How does a word get into a Merriam-Webster dictionary?
This is one of the questions Merriam-Webster editors are most often asked.
The answer is simple: usage.
Tracking Word Usage
To decide which words to include in the dictionary and to determine what they mean, Merriam-Webster editors study
the language as it's used. They carefully monitor which words people use most often and how they use them.
Each day most Merriam-Webster editors devote an hour or two to reading a cross section of published material,
including books, newspapers, magazines, and electronic publications; in our office this activity is called "reading
and marking." The editors scour the texts in search of new words, new usages of existing words, variant spellings,
and inflected formsin short, anything that might help in deciding if a word belongs in the dictionary, understanding
what it means, and determining typical usage. Any word of interest is marked, along with surrounding context that
offers insight into its form and use.
The marked passages are then input into a computer system and stored both in machine-readable form and on 3" x 5"
slips of paper to create citations.
Each citation has the following elements:
the word itself
an example of the word used in context
bibliographic information about the source from which the word and example were taken
Merriam-Webster's citation files, which were begun in the 1880s, now contain 15.7 million examples of words used in
context and cover all aspects of the English vocabulary. Citations are also available to editors in a searchable text
database (linguists call it a corpus) that includes more than 70 million words drawn from a great
variety of sources.
From Citation to Entry
How does a word make the jump from the citation file to the dictionary?
The process begins with dictionary editors reviewing groups of citations. Definers start by looking at citations
covering a relatively small segment of the alphabet for example gri- to gro- along with the entries from the dictionary being reedited that are included within
that alphabetical section. It is the definer's job to determine which existing entries can remain essentially unchanged,
which entries need to be revised, which entries can be dropped, and which new entries should be added. In each case,
the definer decides on the best course of action by reading through the citations and using the evidence in them to
adjust entries or create new ones.
Before a new word can be added to the dictionary, it must have enough citations to show that it is widely used. But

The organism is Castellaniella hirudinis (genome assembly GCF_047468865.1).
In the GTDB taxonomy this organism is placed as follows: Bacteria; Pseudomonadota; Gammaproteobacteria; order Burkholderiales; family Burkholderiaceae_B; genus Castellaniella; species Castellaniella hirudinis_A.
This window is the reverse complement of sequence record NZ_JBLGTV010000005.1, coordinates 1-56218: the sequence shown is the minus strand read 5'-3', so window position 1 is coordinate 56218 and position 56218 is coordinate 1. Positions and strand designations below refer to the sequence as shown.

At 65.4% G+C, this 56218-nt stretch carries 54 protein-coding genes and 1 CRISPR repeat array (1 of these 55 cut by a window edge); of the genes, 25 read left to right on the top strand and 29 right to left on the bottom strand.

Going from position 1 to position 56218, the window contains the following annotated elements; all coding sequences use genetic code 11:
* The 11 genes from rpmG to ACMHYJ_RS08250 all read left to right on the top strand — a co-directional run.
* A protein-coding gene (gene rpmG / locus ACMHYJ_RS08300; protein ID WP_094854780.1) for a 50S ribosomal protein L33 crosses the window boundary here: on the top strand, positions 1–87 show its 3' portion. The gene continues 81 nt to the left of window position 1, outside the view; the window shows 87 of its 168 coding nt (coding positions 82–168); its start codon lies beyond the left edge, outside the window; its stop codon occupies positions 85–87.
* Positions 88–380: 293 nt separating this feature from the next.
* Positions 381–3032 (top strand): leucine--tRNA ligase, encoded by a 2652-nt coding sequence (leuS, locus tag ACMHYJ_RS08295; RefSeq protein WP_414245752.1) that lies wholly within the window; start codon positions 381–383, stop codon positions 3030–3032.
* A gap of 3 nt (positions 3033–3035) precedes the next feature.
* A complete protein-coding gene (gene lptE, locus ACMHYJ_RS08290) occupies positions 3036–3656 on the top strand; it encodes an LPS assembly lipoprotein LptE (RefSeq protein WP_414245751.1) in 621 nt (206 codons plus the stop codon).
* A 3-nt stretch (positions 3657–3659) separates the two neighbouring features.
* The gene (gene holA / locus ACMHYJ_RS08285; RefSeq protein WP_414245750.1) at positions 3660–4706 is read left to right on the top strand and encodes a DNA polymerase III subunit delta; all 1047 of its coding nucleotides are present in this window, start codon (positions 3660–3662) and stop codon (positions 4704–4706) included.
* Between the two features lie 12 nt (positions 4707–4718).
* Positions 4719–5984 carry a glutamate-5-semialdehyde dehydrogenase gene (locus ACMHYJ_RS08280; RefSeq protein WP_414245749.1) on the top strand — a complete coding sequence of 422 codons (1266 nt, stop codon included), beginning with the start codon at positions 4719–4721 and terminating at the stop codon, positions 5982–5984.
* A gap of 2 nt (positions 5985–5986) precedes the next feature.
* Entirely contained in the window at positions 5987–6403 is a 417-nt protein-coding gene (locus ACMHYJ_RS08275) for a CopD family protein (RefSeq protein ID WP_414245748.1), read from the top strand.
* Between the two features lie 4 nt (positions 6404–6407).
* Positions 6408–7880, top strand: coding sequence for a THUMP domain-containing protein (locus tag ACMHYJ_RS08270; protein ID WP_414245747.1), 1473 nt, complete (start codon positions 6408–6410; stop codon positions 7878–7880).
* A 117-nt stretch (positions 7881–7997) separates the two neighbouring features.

having a lot of citations is not enough; in fact, a large number of citations might even make a word more difficult
to define, because many citations show too little about the meaning of a word to be helpful. A word may be rejected
for entry into a general dictionary if all of its citations come from a single source or if they are all from
highly specialized publications that reflect the jargon of experts within a single field.
To be included in a Merriam-Webster dictionary, a word must be used in a substantial number of citations that come
from a wide range of publications over a considerable period of time. Specifically, the word must have enough citations
to allow accurate judgments about its establishment, currency, and meaning.
The number and range of citations needed to add a word to the dictionary varies. In rare cases, a word jumps onto
the scene and is both instantly prevalent and likely to last, as was the case in the 1980s with AIDS. In such a situation, the editors determine that the word has become firmly established
in a relatively short time and should be entered in the dictionary, even though its citations may not span the wide
range of years exhibited by other words.
Size Does Matter
The size and type of dictionary also affects how many citations a word needs to gain admission. Because an
abridged dictionary, such as Merriam-Webster's Collegiate® Dictionary, has fairly
limited space, only the most commonly used words can be entered; to get into that type of dictionary, a word must
be supported by a significant number of citations. But a large unabridged dictionary, such as Webster's
Third New International Dictionary, has room for many more words, so terms with fewer citations can
still be included.
Authority Without Authoritarianism
Change and variation are as natural in language as they are in other areas of human life and Merriam-Webster
reference works must reflect that fact. By relying on citational evidence, we hope to keep our publications grounded
in the details of current usage so they can calmly and dispassionately offer information about modern English. That
way, our references can speak with authority without being authoritarian.